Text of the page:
It is becoming increasingly common for people to have "anger" attributed to them as an explanation of their behaviour or beliefs.
Opponents of the ordination of women as priests; critics of Porvoo; those who are less than enthusiastic about inclusive language; activists in movements like Reform and Forward in Faith; over and over again such people are alleged to be motivated by their "anger".
It's not difficult to hazard a guess why these allegations should be made. There are three reasons why it is expedient to attribute anger to one's adversaries, and even better to be able to prove that it exists. These reasons are as follows:
1) In an age which has become almost totally subjectivist in its thinking it is convenient to believe that one's opponents are just as subjective as oneself. It then becomes not so much a matter of which one is right but of resolving the differences between us and them by showing that they are based on nothing more than an emotional blip.
2) Anger is an infantile response whereas (say) the patient endurance of pain is an adult one. If Smith can prove that Jones' beliefs are the product of Jones' anger whilst Smith's own beliefs are the outcome of pain nobly borne then Smith starts off several jumps ahead in the debating stakes. Smith is behaving like and adult, Jones like an irresponsible child.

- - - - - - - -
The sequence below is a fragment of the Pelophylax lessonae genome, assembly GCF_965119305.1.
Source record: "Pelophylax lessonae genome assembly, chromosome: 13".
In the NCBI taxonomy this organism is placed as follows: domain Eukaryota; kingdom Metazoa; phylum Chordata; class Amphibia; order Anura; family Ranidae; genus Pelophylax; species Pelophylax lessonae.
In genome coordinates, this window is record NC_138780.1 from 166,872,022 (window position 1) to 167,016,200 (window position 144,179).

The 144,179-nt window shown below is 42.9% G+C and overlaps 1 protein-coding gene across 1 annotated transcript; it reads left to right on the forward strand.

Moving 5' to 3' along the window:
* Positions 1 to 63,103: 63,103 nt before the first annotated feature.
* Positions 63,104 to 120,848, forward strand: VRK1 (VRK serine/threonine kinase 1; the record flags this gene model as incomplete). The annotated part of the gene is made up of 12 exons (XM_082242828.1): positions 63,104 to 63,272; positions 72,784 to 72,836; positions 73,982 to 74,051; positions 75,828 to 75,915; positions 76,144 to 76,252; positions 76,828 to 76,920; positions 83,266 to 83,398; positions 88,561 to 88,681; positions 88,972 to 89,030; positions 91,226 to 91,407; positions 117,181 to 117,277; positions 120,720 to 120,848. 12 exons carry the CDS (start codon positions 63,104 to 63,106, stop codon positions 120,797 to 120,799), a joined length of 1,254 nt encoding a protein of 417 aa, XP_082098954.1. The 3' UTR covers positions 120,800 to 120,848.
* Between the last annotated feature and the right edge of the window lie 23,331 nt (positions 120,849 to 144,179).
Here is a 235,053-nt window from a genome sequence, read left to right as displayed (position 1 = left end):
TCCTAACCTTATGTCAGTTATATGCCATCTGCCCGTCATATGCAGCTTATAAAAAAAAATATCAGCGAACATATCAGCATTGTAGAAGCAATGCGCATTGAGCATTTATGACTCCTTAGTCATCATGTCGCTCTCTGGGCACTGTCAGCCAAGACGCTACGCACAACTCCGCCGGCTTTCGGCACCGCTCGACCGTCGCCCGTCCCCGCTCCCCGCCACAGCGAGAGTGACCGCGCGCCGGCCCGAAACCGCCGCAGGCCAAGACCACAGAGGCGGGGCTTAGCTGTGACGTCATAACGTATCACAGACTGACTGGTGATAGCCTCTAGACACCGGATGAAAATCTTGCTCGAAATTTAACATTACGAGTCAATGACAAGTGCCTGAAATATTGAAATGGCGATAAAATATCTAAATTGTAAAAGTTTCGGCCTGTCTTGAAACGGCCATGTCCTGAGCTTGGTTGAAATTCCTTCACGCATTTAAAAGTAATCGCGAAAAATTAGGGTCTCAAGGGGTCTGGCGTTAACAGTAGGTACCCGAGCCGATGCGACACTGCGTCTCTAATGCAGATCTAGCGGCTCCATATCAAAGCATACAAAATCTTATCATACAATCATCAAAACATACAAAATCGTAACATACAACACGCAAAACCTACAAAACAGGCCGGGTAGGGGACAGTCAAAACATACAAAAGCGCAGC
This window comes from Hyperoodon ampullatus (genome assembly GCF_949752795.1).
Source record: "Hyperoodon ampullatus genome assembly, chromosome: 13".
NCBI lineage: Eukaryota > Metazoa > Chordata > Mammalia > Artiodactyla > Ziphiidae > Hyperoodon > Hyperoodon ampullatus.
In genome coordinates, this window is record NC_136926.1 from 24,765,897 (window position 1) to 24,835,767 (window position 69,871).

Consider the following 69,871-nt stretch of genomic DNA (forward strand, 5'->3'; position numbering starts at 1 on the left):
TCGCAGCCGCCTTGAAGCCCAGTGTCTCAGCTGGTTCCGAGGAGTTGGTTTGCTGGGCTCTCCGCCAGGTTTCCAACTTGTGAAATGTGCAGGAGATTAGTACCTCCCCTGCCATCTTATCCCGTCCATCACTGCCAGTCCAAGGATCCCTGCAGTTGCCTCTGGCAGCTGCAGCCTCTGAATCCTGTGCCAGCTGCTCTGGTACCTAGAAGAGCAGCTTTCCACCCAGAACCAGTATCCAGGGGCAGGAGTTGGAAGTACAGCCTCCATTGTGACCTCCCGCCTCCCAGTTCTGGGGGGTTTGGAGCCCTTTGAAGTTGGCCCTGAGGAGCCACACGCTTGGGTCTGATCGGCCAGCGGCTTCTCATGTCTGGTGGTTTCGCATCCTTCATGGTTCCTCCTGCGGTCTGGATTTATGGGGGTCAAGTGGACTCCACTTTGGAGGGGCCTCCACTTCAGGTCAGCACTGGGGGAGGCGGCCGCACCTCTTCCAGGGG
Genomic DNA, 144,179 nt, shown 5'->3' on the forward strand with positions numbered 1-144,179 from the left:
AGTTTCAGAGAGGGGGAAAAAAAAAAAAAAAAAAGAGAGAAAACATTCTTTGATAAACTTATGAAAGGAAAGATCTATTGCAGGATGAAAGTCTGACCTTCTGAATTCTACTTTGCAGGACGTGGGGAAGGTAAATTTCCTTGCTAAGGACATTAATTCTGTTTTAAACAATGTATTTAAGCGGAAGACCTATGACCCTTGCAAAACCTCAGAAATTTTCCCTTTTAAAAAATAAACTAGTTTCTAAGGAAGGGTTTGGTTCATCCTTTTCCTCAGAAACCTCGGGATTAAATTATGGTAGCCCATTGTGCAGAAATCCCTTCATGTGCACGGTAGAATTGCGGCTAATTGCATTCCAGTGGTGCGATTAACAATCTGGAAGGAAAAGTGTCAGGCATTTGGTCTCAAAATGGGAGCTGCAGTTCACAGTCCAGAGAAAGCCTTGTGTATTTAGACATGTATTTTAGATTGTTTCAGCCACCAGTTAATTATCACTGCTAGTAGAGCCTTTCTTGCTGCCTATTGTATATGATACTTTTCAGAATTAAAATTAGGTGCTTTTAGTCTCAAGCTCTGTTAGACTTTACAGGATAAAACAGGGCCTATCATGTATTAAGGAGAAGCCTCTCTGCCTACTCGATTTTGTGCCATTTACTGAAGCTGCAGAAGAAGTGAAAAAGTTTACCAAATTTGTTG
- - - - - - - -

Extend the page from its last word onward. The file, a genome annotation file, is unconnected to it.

3) It is usually possible, sooner or later, to generate a response which might be termed "anger" in someone else, even if this has to be achieved as a result of the first party being, or continuing to be, sufficiently obtuse and irrational; exasperation can be generated by wilful obtuseness, and that exasperation, however justifiable, can be passed of as anger in one's opponent and his rationale thus discredited.
So, by and large, anger attributed to or generated in one's opponents is a simple, effective, but logically indefensible way of disagreeing with them or supposedly discrediting their beliefs.
Anger in Christians As a matter of fact anger in any obvious form is seldom evident in the lives of Christians today. Sometimes one wishes that it were less rare. Far too many questionable practices and ideas are allowed to slip through because potential opponents lack the will or the courage to speak out against them, so determined are they not to permit their (righteous) anger to show and therefore run the risk of discrediting themselves from the start.
No doubt there are displays of anger from time to time at public meetings like the PCC or the AGM or Vestry Meeting. Someone who has a particular axe to grind, or has taken unusual offence at the introduction of some innovation or the discontinuation of a supposed long-established custom may decide to hold forth upon their grievance. But it tends to be the same people holding forth about the same subjects year in and year out.